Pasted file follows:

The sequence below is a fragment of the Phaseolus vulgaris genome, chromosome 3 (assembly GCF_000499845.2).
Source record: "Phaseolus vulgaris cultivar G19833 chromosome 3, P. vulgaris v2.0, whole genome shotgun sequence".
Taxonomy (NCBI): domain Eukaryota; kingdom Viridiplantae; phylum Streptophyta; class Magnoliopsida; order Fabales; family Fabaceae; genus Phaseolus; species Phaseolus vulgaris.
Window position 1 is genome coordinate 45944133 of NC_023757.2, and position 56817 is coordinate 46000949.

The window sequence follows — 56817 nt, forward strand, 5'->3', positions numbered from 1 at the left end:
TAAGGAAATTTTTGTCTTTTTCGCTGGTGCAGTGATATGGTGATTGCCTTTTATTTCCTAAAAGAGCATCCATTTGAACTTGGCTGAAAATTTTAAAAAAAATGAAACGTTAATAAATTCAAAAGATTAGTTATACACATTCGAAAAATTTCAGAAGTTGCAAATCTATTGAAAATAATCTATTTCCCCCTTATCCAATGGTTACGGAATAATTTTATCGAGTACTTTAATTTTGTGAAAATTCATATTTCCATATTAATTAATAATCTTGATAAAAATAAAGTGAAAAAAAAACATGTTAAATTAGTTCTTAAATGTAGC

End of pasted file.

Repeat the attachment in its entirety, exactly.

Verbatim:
The sequence below is a fragment of the Phaseolus vulgaris genome, chromosome 3 (assembly GCF_000499845.2).
Source record: "Phaseolus vulgaris cultivar G19833 chromosome 3, P. vulgaris v2.0, whole genome shotgun sequence".
Taxonomy (NCBI): domain Eukaryota; kingdom Viridiplantae; phylum Streptophyta; class Magnoliopsida; order Fabales; family Fabaceae; genus Phaseolus; species Phaseolus vulgaris.
Window position 1 is genome coordinate 45944133 of NC_023757.2, and position 56817 is coordinate 46000949.

The window sequence follows — 56817 nt, forward strand, 5'->3', positions numbered from 1 at the left end:
TAAGGAAATTTTTGTCTTTTTCGCTGGTGCAGTGATATGGTGATTGCCTTTTATTTCCTAAAAGAGCATCCATTTGAACTTGGCTGAAAATTTTAAAAAAAATGAAACGTTAATAAATTCAAAAGATTAGTTATACACATTCGAAAAATTTCAGAAGTTGCAAATCTATTGAAAATAATCTATTTCCCCCTTATCCAATGGTTACGGAATAATTTTATCGAGTACTTTAATTTTGTGAAAATTCATATTTCCATATTAATTAATAATCTTGATAAAAATAAAGTGAAAAAAAAACATGTTAAATTAGTTCTTAAATGTAGC